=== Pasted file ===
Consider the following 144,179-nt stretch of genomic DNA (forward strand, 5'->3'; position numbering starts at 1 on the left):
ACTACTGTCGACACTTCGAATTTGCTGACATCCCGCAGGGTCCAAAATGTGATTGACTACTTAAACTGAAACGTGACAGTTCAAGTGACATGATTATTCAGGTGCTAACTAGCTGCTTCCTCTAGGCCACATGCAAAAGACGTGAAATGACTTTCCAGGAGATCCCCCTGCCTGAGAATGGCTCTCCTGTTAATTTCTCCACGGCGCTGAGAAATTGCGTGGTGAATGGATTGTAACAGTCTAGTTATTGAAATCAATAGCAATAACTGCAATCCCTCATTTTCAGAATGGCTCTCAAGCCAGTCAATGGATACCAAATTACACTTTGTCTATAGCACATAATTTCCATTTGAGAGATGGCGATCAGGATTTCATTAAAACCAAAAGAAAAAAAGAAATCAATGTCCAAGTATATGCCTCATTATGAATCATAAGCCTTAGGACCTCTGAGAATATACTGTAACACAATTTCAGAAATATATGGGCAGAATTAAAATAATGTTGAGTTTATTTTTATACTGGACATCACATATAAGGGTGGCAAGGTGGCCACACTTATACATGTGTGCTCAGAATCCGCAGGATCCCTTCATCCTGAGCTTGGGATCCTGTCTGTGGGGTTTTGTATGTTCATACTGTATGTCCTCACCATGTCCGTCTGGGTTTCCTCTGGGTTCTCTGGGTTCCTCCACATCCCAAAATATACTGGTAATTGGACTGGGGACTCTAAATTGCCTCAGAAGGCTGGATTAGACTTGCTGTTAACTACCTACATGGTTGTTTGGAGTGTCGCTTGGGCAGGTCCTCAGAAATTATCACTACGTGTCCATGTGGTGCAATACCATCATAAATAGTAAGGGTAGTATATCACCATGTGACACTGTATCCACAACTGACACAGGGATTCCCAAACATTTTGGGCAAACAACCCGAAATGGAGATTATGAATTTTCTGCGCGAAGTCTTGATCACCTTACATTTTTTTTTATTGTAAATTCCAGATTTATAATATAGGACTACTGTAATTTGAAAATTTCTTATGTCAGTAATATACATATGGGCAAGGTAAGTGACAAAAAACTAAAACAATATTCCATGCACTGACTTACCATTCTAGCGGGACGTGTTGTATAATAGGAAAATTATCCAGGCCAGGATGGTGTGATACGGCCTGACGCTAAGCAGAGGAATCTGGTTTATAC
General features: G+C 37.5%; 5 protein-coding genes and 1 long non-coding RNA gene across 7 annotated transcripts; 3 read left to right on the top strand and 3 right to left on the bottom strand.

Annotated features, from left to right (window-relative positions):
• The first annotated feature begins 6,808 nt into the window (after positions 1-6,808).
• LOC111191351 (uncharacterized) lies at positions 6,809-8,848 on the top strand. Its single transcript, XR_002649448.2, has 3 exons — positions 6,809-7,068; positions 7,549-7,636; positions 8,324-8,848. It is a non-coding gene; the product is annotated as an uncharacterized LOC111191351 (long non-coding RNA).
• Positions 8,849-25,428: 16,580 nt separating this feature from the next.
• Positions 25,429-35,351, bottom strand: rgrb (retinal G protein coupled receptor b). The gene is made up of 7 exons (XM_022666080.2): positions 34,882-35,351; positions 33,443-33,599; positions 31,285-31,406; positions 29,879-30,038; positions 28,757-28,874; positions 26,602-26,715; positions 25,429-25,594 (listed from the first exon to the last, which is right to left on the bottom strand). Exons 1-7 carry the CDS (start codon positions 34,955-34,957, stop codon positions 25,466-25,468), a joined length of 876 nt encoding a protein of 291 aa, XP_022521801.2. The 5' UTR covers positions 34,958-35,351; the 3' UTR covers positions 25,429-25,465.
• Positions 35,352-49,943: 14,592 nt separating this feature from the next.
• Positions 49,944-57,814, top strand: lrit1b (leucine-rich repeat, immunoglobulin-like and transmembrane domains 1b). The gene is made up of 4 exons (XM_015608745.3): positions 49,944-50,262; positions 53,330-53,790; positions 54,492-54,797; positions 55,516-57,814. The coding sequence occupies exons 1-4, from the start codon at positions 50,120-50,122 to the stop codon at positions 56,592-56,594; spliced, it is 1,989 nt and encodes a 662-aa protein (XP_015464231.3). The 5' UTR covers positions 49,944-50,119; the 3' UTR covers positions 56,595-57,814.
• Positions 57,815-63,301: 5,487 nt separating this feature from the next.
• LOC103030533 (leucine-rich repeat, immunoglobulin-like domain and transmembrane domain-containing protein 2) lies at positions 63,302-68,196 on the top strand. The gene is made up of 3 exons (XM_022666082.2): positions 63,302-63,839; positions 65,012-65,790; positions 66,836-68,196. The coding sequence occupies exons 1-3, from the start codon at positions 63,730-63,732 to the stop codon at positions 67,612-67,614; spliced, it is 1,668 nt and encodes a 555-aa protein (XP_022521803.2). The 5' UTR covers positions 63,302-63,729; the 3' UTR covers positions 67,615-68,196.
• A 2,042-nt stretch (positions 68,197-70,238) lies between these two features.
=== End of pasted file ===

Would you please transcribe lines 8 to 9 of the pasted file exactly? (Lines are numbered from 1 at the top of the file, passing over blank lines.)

• Positions 25,429-35,351, bottom strand: rgrb (retinal G protein coupled receptor b). The gene is made up of 7 exons (XM_022666080.2): positions 34,882-35,351; positions 33,443-33,599; positions 31,285-31,406; positions 29,879-30,038; positions 28,757-28,874; positions 26,602-26,715; positions 25,429-25,594 (listed from the first exon to the last, which is right to left on the bottom strand). Exons 1-7 carry the CDS (start codon positions 34,955-34,957, stop codon positions 25,466-25,468), a joined length of 876 nt encoding a protein of 291 aa, XP_022521801.2. The 5' UTR covers positions 34,958-35,351; the 3' UTR covers positions 25,429-25,465.
• Positions 35,352-49,943: 14,592 nt separating this feature from the next.